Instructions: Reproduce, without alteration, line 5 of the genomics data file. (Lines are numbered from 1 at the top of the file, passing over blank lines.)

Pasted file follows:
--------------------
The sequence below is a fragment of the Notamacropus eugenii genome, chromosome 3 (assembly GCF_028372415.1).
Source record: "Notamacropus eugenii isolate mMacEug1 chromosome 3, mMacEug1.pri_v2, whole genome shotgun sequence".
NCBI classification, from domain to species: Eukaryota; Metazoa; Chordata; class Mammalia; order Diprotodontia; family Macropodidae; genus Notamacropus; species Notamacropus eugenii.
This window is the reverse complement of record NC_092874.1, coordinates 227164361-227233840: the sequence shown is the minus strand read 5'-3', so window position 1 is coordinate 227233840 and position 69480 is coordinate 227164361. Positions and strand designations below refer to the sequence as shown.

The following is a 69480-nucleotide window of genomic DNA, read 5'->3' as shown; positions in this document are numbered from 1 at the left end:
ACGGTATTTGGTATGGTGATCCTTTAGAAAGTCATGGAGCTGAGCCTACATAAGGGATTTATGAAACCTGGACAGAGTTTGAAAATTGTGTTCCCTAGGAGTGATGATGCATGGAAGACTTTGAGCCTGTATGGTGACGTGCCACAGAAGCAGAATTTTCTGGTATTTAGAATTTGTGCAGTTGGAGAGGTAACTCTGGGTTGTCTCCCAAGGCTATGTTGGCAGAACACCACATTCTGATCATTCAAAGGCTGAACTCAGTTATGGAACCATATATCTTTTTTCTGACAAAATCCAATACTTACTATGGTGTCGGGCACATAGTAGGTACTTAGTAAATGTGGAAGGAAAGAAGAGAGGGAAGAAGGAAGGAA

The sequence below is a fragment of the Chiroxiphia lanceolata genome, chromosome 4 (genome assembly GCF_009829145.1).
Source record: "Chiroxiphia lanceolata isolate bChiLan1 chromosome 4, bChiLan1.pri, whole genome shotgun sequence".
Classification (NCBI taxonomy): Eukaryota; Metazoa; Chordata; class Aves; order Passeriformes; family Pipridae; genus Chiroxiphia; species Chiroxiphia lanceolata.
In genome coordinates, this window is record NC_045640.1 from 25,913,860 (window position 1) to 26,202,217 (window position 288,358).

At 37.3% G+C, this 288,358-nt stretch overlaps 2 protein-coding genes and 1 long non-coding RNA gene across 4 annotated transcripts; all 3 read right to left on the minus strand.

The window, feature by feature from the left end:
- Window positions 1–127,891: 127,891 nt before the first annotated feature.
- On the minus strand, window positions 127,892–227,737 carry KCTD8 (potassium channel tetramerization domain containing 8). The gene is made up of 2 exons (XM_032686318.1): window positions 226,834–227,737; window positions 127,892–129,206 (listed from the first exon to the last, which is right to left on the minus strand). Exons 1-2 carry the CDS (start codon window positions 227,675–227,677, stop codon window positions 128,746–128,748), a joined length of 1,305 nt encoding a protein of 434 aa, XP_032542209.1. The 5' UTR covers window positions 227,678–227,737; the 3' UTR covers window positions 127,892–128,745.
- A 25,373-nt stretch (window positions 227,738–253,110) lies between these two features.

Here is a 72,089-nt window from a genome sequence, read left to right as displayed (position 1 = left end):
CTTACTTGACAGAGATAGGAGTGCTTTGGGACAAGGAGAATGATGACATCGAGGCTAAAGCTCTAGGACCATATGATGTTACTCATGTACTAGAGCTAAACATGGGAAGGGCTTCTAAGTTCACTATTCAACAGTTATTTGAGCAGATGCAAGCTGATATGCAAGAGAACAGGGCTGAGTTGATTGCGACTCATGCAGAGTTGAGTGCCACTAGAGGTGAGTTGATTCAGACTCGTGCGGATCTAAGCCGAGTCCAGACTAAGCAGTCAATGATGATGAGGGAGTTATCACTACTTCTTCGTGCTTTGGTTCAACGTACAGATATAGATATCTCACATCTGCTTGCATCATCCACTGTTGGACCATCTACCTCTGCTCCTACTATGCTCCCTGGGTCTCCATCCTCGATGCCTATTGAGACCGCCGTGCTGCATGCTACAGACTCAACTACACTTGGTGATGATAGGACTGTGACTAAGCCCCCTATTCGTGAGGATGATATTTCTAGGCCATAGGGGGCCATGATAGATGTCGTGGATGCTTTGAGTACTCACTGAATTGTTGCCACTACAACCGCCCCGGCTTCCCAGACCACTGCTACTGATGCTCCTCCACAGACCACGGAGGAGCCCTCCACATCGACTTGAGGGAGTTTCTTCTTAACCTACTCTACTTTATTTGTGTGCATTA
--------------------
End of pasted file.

The following is a 69480-nucleotide window of genomic DNA, read 5'->3' as shown; positions in this document are numbered from 1 at the left end: